“Nature is given the highest regard in our community. Before starting anything auspicious, we pray to nature. We know we cannot survive without nature. No one is allowed to collect even firewood from the forest. We grow everything we need, including vegetables, fruits and trees for firewood, in our farmlands,” Tambor elaborated.
Philarihun said every household in this place used the water from the forest springs for cooking and drinking purposes as “we think its sacred quality can cure health problems.”
There are certain taboos linked to the sacred grove that the society here follows without fail. Women in Mawphlang cannot directly participate in the rituals, though the society is matrilineal in nature. Even the dorbar council meetings have only men above 18 years of age in attendance.
However, Tambor claimed that everyone, from a young child to an elderly person, was responsible for protecting the grove. Iemonleng Kharshiing, a school teacher, said this responsibility is imbibed into the minds of residents at a young age both through education and environment-themed competitions.
Mawphlang village consists of five sub-villages — Nogrum Mawphlang, Dongiewrim Mawphlang, Mawkohmom Mawphlang, Mission Mawphlang and Lad-Umisain Mawphlang. In all, there are 800 households, where agriculture was once the primary occupation. The area saw a shift towards ecotourism when Tambor, in his role as the secretary of the Office of Hima Mawphlang, introduced ecotourism to the area in 1996.
Tourist influx has since opened up new avenues of income for the local youth. Most of them now earn around Rs 20,000 per month. For instance, John Starfield, who used to work as a tourist guide, has recently opened his own homestay on the forest outskirts of Nogrum.
“This sacred forest is everything to me. As a guide, I got the opportunity to meet new people and learn new things. Most importantly, I see it as a way to showcase our rich Khasi culture and tradition in front of the world,” shared Starfield. Philarihun echoed him when she said, “Many youth shift to metro cities for better opportunities. But for me, this forest is heaven.”
A set of rules is in place to manage guesthouses in the area. For building homestays, permission from the village headman is necessary. Tourists should not roam around the village late in the night, or visit houses in the locality without the headman’s permission.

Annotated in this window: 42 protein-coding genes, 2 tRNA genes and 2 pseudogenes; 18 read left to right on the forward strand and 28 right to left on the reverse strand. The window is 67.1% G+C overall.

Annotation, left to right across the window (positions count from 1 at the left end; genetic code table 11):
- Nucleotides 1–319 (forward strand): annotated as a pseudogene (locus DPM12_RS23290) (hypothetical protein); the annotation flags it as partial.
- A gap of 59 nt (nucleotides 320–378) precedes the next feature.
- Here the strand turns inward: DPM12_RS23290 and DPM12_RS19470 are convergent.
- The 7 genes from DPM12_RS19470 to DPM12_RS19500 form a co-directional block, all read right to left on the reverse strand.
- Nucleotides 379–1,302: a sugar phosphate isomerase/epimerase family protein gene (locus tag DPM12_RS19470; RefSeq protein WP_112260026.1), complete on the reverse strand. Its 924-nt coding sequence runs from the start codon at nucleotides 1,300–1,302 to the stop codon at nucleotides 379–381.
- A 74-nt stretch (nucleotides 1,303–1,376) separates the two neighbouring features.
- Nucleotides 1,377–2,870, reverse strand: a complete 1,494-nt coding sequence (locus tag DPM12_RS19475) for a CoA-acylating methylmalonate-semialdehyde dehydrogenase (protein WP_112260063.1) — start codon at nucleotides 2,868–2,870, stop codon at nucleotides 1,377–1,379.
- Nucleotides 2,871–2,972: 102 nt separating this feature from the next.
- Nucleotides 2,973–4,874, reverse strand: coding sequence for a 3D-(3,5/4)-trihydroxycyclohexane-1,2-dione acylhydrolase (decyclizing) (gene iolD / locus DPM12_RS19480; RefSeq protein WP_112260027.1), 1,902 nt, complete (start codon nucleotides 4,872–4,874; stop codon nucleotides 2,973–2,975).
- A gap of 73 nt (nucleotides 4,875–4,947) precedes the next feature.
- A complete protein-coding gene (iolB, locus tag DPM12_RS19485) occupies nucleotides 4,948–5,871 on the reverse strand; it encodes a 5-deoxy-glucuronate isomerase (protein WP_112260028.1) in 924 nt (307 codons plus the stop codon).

“Conservation is not a one-person’s job. Therefore, the village panchayat actively works with the Office of Lyngdoh. An annual or half-yearly general public meeting is held, where attendance of at least one person from every household is mandatory. Executive committee meetings are held frequently,” said Auspicious L Mawphlang, the headman of Nogrum.
Opportunities on the anvil
Taking note of the ecotourism activities in the area, Meghalaya Tourism has proposed to develop the David Scott Trail, a 16-km-long trekking route that starts near the sacred grove in Mawphlang.
“We plan to start a tourist information centre and ticketing counter here. Cafes, rain shelters, washrooms for travellers and signages along the trail are all part of the plan, proposed to be funded under the Meghalaya Ecotourism Infrastructure Development,” CVD Diengdoh, Director of Tourism, Government of Meghalaya, told 101Reporters.
He added that the government has no role in the maintenance and development of the sacred forest as “it is completely owned by the kingdom.”
Diengdoh informed that the Meghalaya government has implemented the Prime Minister’s Employment Generation Programme to push tourism-driven entrepreneurship. Under this, young entrepreneurs can claim a subsidy of up to Rs 7 lakh for a project worth Rs 10 lakh.
Mawphlang’s love for nature has set an example for the rest of Meghalaya, with Umket and Mawtneng in Ri Bhoi district and Baghmara in South Garo Hills following suit.
The cover photo is from within the sacred groves of Mawphlang (Photo- Nayanjyoti Medhi; 101Reporters)